Workers at British Telecom (BT) will vote on strike action unless bosses raise a paltry 2 percent pay offer by Friday 4 June.
Furious delegates to this week’s Communication Workers Union conference unanimously agreed to ballot their 60,000 members at the firm for action. They are demanding a rise of 5 percent.
Their decision came after it was revealed that top BT boss Ian Livingston received a bonus of £1.2 million last year. That is on top of his £860,000 salary.
Another big winner was the former Health Secretary, Patricia Hewitt, who doubled her salary after being promoted to “executive director”. She is now paid £150,000 a year.
Union delegate Colin, who has worked for BT for 19 years, told Socialist Worker that the mood at his workplace is bitter.
“BT made profits of almost £6 billion last year. And we’re being offered peanuts while directors are raking-in cash,” he said.
“We’ve had a pay freeze for the past two-years and now they want us to accept a rise that’s less than half the rate of inflation. That’s not on.
“People at my place are always scrabbling around trying to get overtime to make ends meet. But BT has been cutting back on that, so now lots of us really struggle just to pay the bills.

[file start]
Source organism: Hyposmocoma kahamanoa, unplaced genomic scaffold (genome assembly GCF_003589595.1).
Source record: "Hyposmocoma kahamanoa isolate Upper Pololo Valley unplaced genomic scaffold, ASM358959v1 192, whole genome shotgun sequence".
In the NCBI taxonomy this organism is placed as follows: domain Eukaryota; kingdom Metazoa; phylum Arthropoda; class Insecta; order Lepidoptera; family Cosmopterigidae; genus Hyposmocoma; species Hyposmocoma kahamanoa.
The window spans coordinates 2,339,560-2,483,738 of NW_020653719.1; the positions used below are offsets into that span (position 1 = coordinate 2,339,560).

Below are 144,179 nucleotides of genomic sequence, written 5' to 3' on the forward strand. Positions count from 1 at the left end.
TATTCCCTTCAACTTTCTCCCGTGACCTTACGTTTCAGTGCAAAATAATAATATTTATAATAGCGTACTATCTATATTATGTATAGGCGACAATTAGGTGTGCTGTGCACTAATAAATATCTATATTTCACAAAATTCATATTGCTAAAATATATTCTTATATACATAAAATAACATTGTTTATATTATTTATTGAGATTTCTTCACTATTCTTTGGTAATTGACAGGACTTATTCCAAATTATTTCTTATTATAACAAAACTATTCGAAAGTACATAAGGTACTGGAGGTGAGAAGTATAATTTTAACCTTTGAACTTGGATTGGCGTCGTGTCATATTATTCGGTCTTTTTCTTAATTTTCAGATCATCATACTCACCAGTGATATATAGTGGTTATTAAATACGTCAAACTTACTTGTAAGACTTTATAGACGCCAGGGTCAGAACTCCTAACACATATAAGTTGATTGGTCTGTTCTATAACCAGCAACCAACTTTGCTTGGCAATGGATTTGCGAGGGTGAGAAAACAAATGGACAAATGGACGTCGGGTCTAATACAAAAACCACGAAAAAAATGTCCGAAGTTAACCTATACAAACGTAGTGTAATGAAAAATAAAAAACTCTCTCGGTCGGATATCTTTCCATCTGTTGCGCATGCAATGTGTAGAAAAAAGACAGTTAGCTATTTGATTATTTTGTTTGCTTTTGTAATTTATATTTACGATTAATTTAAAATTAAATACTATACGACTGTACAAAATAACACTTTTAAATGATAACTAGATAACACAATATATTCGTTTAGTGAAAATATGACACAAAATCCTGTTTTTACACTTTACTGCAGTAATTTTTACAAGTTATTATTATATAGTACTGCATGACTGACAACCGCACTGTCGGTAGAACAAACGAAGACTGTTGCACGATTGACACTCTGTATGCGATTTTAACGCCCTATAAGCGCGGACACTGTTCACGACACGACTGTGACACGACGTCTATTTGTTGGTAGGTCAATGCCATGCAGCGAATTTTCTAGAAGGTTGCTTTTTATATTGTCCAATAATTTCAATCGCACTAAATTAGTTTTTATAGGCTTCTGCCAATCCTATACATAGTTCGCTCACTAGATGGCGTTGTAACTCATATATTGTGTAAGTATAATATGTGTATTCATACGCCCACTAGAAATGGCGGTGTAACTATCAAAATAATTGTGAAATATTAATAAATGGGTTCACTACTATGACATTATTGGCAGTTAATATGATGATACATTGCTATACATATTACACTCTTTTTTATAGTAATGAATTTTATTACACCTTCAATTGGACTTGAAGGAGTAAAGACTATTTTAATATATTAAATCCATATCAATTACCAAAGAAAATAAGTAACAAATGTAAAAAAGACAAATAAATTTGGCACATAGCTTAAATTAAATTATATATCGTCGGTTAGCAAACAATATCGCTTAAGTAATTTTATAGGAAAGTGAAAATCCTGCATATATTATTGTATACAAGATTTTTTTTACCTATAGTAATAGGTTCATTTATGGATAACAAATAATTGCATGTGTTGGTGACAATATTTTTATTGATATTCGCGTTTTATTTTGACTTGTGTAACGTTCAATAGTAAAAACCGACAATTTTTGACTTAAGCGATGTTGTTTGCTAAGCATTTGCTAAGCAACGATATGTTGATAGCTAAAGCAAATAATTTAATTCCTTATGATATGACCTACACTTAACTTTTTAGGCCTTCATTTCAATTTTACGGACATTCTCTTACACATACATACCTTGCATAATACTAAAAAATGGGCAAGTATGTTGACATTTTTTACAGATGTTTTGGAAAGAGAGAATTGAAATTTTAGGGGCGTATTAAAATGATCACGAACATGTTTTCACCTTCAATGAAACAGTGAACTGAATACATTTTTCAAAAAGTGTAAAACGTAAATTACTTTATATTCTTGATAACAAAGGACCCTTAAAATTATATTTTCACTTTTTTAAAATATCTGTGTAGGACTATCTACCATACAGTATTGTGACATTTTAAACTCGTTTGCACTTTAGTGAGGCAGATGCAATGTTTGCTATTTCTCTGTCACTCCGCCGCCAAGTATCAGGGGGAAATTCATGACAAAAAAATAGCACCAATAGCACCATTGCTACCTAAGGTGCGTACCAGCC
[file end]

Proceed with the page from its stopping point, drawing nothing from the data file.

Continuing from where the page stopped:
“If we end up on strike, it will be for the first time since 1985. So it’s quite a bit deal for us.”
Colin describes the mood of the conference as “very determined”.
“We were really lifted when hundreds of delegates from the union’s postal conference came into our hall to cheer us on,” he said.
“As union reps, we are going to have to work hard to get a good yes vote in a ballot—and I think we can.
“Lots of people are worried about their jobs, and about losing money. But there is a lot of anger at the company we can work on. We must now go out and convince the membership that we can win.”